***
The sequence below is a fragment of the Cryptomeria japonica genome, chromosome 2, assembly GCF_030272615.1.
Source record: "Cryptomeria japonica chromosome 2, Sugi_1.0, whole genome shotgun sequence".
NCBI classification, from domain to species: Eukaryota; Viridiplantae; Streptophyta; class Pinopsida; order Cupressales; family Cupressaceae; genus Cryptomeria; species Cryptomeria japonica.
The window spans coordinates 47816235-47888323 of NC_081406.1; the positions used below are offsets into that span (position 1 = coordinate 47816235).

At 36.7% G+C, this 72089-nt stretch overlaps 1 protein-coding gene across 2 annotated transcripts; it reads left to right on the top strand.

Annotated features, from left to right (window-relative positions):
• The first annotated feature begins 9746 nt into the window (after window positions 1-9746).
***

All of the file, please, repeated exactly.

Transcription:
The sequence below is a fragment of the Cryptomeria japonica genome, chromosome 2, assembly GCF_030272615.1.
Source record: "Cryptomeria japonica chromosome 2, Sugi_1.0, whole genome shotgun sequence".
NCBI classification, from domain to species: Eukaryota; Viridiplantae; Streptophyta; class Pinopsida; order Cupressales; family Cupressaceae; genus Cryptomeria; species Cryptomeria japonica.
The window spans coordinates 47816235-47888323 of NC_081406.1; the positions used below are offsets into that span (position 1 = coordinate 47816235).

At 36.7% G+C, this 72089-nt stretch overlaps 1 protein-coding gene across 2 annotated transcripts; it reads left to right on the top strand.

Annotated features, from left to right (window-relative positions):
• The first annotated feature begins 9746 nt into the window (after window positions 1-9746).